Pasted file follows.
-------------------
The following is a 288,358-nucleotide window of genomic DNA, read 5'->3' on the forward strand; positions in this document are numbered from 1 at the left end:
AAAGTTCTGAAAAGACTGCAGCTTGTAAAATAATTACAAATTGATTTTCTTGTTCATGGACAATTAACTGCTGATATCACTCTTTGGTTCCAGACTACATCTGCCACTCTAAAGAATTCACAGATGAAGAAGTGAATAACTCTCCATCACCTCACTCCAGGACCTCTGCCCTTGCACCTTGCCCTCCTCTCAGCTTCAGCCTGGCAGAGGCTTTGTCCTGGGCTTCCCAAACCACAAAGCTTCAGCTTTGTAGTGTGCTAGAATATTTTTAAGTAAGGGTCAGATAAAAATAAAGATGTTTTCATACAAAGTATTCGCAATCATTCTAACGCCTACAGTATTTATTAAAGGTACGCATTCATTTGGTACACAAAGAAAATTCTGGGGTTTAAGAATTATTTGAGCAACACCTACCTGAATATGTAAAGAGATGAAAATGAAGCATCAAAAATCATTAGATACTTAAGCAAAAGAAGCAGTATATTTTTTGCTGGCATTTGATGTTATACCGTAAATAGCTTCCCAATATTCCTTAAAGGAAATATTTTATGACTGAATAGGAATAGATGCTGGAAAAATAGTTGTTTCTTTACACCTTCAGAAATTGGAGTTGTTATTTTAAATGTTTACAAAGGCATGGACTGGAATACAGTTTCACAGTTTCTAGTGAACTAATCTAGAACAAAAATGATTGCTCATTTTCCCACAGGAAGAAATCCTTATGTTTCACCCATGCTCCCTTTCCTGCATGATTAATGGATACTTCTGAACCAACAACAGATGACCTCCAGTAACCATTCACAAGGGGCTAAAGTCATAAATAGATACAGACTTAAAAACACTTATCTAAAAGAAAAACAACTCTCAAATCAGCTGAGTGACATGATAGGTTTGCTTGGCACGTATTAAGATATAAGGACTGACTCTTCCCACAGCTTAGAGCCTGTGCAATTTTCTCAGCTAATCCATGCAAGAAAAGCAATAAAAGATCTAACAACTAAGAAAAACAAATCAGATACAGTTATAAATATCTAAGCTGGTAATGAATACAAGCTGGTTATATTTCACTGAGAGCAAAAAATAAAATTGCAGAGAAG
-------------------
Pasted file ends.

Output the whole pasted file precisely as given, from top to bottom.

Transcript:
The following is a 288,358-nucleotide window of genomic DNA, read 5'->3' on the forward strand; positions in this document are numbered from 1 at the left end:
AAAGTTCTGAAAAGACTGCAGCTTGTAAAATAATTACAAATTGATTTTCTTGTTCATGGACAATTAACTGCTGATATCACTCTTTGGTTCCAGACTACATCTGCCACTCTAAAGAATTCACAGATGAAGAAGTGAATAACTCTCCATCACCTCACTCCAGGACCTCTGCCCTTGCACCTTGCCCTCCTCTCAGCTTCAGCCTGGCAGAGGCTTTGTCCTGGGCTTCCCAAACCACAAAGCTTCAGCTTTGTAGTGTGCTAGAATATTTTTAAGTAAGGGTCAGATAAAAATAAAGATGTTTTCATACAAAGTATTCGCAATCATTCTAACGCCTACAGTATTTATTAAAGGTACGCATTCATTTGGTACACAAAGAAAATTCTGGGGTTTAAGAATTATTTGAGCAACACCTACCTGAATATGTAAAGAGATGAAAATGAAGCATCAAAAATCATTAGATACTTAAGCAAAAGAAGCAGTATATTTTTTGCTGGCATTTGATGTTATACCGTAAATAGCTTCCCAATATTCCTTAAAGGAAATATTTTATGACTGAATAGGAATAGATGCTGGAAAAATAGTTGTTTCTTTACACCTTCAGAAATTGGAGTTGTTATTTTAAATGTTTACAAAGGCATGGACTGGAATACAGTTTCACAGTTTCTAGTGAACTAATCTAGAACAAAAATGATTGCTCATTTTCCCACAGGAAGAAATCCTTATGTTTCACCCATGCTCCCTTTCCTGCATGATTAATGGATACTTCTGAACCAACAACAGATGACCTCCAGTAACCATTCACAAGGGGCTAAAGTCATAAATAGATACAGACTTAAAAACACTTATCTAAAAGAAAAACAACTCTCAAATCAGCTGAGTGACATGATAGGTTTGCTTGGCACGTATTAAGATATAAGGACTGACTCTTCCCACAGCTTAGAGCCTGTGCAATTTTCTCAGCTAATCCATGCAAGAAAAGCAATAAAAGATCTAACAACTAAGAAAAACAAATCAGATACAGTTATAAATATCTAAGCTGGTAATGAATACAAGCTGGTTATATTTCACTGAGAGCAAAAAATAAAATTGCAGAGAAG